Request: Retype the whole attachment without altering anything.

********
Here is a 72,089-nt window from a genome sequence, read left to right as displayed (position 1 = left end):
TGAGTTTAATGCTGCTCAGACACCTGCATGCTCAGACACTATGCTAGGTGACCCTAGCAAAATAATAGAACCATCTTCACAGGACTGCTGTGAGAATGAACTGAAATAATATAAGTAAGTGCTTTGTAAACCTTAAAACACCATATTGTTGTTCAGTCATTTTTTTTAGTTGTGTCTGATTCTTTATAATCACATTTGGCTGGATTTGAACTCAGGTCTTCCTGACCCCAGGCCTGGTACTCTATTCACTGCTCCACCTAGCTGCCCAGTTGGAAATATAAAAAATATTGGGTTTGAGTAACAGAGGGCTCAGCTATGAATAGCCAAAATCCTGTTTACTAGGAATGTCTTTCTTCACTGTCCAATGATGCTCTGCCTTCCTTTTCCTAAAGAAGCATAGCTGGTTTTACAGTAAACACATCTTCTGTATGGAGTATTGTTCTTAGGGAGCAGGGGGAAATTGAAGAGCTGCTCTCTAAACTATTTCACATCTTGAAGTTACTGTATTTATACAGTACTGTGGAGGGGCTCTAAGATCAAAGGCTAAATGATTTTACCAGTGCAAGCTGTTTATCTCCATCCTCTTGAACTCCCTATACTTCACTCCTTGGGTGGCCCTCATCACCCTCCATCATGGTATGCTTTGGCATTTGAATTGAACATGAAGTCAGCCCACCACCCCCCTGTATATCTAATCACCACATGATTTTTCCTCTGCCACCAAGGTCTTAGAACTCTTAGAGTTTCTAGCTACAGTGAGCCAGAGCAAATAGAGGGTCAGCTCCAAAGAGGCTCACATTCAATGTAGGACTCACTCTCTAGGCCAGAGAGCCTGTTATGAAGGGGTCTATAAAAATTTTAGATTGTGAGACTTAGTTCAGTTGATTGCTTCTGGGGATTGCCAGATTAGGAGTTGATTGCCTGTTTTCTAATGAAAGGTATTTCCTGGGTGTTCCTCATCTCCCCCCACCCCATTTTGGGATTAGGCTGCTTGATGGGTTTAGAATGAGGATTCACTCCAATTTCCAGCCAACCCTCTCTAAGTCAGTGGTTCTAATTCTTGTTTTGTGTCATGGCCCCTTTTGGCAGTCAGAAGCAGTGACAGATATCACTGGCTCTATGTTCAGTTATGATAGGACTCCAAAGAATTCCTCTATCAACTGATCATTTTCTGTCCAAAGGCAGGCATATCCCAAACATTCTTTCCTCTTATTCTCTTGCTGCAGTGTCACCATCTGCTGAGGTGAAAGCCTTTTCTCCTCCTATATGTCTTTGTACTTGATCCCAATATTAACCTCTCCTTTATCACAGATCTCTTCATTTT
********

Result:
Here is a 72,089-nt window from a genome sequence, read left to right as displayed (position 1 = left end):
TGAGTTTAATGCTGCTCAGACACCTGCATGCTCAGACACTATGCTAGGTGACCCTAGCAAAATAATAGAACCATCTTCACAGGACTGCTGTGAGAATGAACTGAAATAATATAAGTAAGTGCTTTGTAAACCTTAAAACACCATATTGTTGTTCAGTCATTTTTTTTAGTTGTGTCTGATTCTTTATAATCACATTTGGCTGGATTTGAACTCAGGTCTTCCTGACCCCAGGCCTGGTACTCTATTCACTGCTCCACCTAGCTGCCCAGTTGGAAATATAAAAAATATTGGGTTTGAGTAACAGAGGGCTCAGCTATGAATAGCCAAAATCCTGTTTACTAGGAATGTCTTTCTTCACTGTCCAATGATGCTCTGCCTTCCTTTTCCTAAAGAAGCATAGCTGGTTTTACAGTAAACACATCTTCTGTATGGAGTATTGTTCTTAGGGAGCAGGGGGAAATTGAAGAGCTGCTCTCTAAACTATTTCACATCTTGAAGTTACTGTATTTATACAGTACTGTGGAGGGGCTCTAAGATCAAAGGCTAAATGATTTTACCAGTGCAAGCTGTTTATCTCCATCCTCTTGAACTCCCTATACTTCACTCCTTGGGTGGCCCTCATCACCCTCCATCATGGTATGCTTTGGCATTTGAATTGAACATGAAGTCAGCCCACCACCCCCCTGTATATCTAATCACCACATGATTTTTCCTCTGCCACCAAGGTCTTAGAACTCTTAGAGTTTCTAGCTACAGTGAGCCAGAGCAAATAGAGGGTCAGCTCCAAAGAGGCTCACATTCAATGTAGGACTCACTCTCTAGGCCAGAGAGCCTGTTATGAAGGGGTCTATAAAAATTTTAGATTGTGAGACTTAGTTCAGTTGATTGCTTCTGGGGATTGCCAGATTAGGAGTTGATTGCCTGTTTTCTAATGAAAGGTATTTCCTGGGTGTTCCTCATCTCCCCCCACCCCATTTTGGGATTAGGCTGCTTGATGGGTTTAGAATGAGGATTCACTCCAATTTCCAGCCAACCCTCTCTAAGTCAGTGGTTCTAATTCTTGTTTTGTGTCATGGCCCCTTTTGGCAGTCAGAAGCAGTGACAGATATCACTGGCTCTATGTTCAGTTATGATAGGACTCCAAAGAATTCCTCTATCAACTGATCATTTTCTGTCCAAAGGCAGGCATATCCCAAACATTCTTTCCTCTTATTCTCTTGCTGCAGTGTCACCATCTGCTGAGGTGAAAGCCTTTTCTCCTCCTATATGTCTTTGTACTTGATCCCAATATTAACCTCTCCTTTATCACAGATCTCTTCATTTT